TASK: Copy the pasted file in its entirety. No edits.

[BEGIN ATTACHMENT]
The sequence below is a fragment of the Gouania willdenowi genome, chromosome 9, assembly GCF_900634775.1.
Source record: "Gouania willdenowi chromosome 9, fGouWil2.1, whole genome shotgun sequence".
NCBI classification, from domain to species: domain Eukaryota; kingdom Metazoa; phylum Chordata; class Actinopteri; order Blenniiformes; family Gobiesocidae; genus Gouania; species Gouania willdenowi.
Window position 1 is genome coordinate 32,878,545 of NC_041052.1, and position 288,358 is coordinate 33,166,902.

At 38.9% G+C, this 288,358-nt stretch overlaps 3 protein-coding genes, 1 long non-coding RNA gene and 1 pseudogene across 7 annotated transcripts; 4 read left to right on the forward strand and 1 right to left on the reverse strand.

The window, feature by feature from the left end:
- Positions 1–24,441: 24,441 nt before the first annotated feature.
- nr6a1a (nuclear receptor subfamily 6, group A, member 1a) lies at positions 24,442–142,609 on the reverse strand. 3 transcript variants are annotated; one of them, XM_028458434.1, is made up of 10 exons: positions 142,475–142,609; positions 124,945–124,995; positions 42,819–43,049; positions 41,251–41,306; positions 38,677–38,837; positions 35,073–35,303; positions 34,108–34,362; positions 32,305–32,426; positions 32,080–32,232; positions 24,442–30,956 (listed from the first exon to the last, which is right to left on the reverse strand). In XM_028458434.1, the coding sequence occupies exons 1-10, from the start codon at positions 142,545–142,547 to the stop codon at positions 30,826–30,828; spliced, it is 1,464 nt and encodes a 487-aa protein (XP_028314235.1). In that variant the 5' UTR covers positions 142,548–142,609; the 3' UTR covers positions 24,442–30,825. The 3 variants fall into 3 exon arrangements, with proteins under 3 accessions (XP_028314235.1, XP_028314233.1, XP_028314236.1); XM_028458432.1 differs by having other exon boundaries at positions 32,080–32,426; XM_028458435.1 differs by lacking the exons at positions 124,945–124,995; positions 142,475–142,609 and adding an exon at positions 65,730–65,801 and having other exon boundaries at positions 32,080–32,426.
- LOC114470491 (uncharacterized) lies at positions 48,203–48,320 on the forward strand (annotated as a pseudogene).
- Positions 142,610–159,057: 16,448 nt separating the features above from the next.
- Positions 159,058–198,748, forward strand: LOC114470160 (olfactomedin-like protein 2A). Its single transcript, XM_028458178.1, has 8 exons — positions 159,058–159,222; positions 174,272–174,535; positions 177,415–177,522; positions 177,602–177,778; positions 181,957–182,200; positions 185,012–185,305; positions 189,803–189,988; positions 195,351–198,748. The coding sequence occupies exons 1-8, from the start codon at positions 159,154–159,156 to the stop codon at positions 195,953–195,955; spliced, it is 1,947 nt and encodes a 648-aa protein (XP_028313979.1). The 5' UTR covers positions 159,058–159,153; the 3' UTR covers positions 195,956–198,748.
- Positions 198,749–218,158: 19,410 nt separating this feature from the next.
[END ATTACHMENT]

The sequence below is a fragment of the Gouania willdenowi genome, chromosome 9, assembly GCF_900634775.1.
Source record: "Gouania willdenowi chromosome 9, fGouWil2.1, whole genome shotgun sequence".
NCBI classification, from domain to species: domain Eukaryota; kingdom Metazoa; phylum Chordata; class Actinopteri; order Blenniiformes; family Gobiesocidae; genus Gouania; species Gouania willdenowi.
Window position 1 is genome coordinate 32,878,545 of NC_041052.1, and position 288,358 is coordinate 33,166,902.

At 38.9% G+C, this 288,358-nt stretch overlaps 3 protein-coding genes, 1 long non-coding RNA gene and 1 pseudogene across 7 annotated transcripts; 4 read left to right on the forward strand and 1 right to left on the reverse strand.

The window, feature by feature from the left end:
- Positions 1–24,441: 24,441 nt before the first annotated feature.
- nr6a1a (nuclear receptor subfamily 6, group A, member 1a) lies at positions 24,442–142,609 on the reverse strand. 3 transcript variants are annotated; one of them, XM_028458434.1, is made up of 10 exons: positions 142,475–142,609; positions 124,945–124,995; positions 42,819–43,049; positions 41,251–41,306; positions 38,677–38,837; positions 35,073–35,303; positions 34,108–34,362; positions 32,305–32,426; positions 32,080–32,232; positions 24,442–30,956 (listed from the first exon to the last, which is right to left on the reverse strand). In XM_028458434.1, the coding sequence occupies exons 1-10, from the start codon at positions 142,545–142,547 to the stop codon at positions 30,826–30,828; spliced, it is 1,464 nt and encodes a 487-aa protein (XP_028314235.1). In that variant the 5' UTR covers positions 142,548–142,609; the 3' UTR covers positions 24,442–30,825. The 3 variants fall into 3 exon arrangements, with proteins under 3 accessions (XP_028314235.1, XP_028314233.1, XP_028314236.1); XM_028458432.1 differs by having other exon boundaries at positions 32,080–32,426; XM_028458435.1 differs by lacking the exons at positions 124,945–124,995; positions 142,475–142,609 and adding an exon at positions 65,730–65,801 and having other exon boundaries at positions 32,080–32,426.
- LOC114470491 (uncharacterized) lies at positions 48,203–48,320 on the forward strand (annotated as a pseudogene).
- Positions 142,610–159,057: 16,448 nt separating the features above from the next.
- Positions 159,058–198,748, forward strand: LOC114470160 (olfactomedin-like protein 2A). Its single transcript, XM_028458178.1, has 8 exons — positions 159,058–159,222; positions 174,272–174,535; positions 177,415–177,522; positions 177,602–177,778; positions 181,957–182,200; positions 185,012–185,305; positions 189,803–189,988; positions 195,351–198,748. The coding sequence occupies exons 1-8, from the start codon at positions 159,154–159,156 to the stop codon at positions 195,953–195,955; spliced, it is 1,947 nt and encodes a 648-aa protein (XP_028313979.1). The 5' UTR covers positions 159,058–159,153; the 3' UTR covers positions 195,956–198,748.
- Positions 198,749–218,158: 19,410 nt separating this feature from the next.